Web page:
Hispanic Dems Deploy Voter Mobilization

In preparation for the next election, the Congressional Hispanic Caucus (CHC) is teaming up with Arizona, Florida, and Texas grassroots groups to rally voters.

On Thursday, Bold PAC will debut the effort, highlighting its target three states with pivotal House elections.

The CHC’s political action committee aims to recruit more members. Unlike other formal party committees, it can successfully engage the Hispanic electorate because of its focus on this demographic.

Especially in crucial battleground states like Arizona, which has a sizable Latino population, the group’s attempts to boost voter participation may make a big difference in the presidential campaign.

At the kickoff, Bold PAC will highlight three states with Senate elections that they think are worth watching. The CHC may be able to increase its upper chamber presence in two of these instances.

Chair Rep. Ruben Gallego (D-Ariz.) is running against retiring independent Senator Kyrsten Sinema in Arizona, and Bold PAC is teaming up with LUCHA to help him win. Kari Lake, previously nominated for governor by the Republican Party, will oppose Gallego.

If the CHC wants to keep or gain one more Senate seat, it has to take advantage of the next campaign. Several Democratic senators, including Alex Padilla of California, Cortez Masto of California, and Ben Ray Luján of New Mexico, have announced they would not seek reelection. Amid several corruption charges and related prosecutions, Senator Bob Menendez of New Jersey has also opted not to seek the Democratic nomination for his seat.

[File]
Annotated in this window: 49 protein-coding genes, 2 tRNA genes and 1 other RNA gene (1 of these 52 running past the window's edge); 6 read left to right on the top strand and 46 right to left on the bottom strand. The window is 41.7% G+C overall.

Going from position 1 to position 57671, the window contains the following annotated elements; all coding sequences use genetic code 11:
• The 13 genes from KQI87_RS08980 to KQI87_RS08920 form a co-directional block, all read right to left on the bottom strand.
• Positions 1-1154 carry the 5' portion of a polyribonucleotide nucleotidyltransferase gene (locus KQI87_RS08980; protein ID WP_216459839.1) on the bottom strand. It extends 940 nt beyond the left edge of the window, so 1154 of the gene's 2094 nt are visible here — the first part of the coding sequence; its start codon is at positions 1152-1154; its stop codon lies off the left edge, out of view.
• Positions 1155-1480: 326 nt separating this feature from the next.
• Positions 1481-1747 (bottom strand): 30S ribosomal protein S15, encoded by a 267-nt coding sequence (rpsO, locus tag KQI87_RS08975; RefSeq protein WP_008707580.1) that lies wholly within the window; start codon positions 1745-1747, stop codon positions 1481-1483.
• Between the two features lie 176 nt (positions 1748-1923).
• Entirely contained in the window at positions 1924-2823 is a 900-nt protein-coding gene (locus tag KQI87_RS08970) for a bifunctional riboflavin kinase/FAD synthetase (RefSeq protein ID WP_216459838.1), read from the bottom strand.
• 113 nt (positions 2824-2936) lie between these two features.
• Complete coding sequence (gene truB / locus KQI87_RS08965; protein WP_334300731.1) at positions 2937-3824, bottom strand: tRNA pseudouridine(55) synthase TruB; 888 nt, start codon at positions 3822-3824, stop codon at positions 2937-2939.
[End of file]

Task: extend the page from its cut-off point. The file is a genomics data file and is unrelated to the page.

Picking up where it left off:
Latino voter participation in Florida is another area of emphasis for Bold PAC. Sen. Rick Scott (R-FL) is a formidable opponent against former Democratic Rep. Debbie Mucarsel-Powell. Another Republican senator who may be in danger of losing his seat is Ted Cruz of Texas.

Several Texas House contests with significant implications for chamber makeup will be Bold PAC’s principal targets in the Lone Star State. In the Rio Grande Valley, for example, Latinos are more likely to cast ballots in the November elections because of the high level of competition in these races; however, in May, when people are more involved in local elections like those for school boards, voter participation is typically higher in that area. However, strategic mobilization efforts and the rise of competitive House elections suggest that voting habits may be shifting.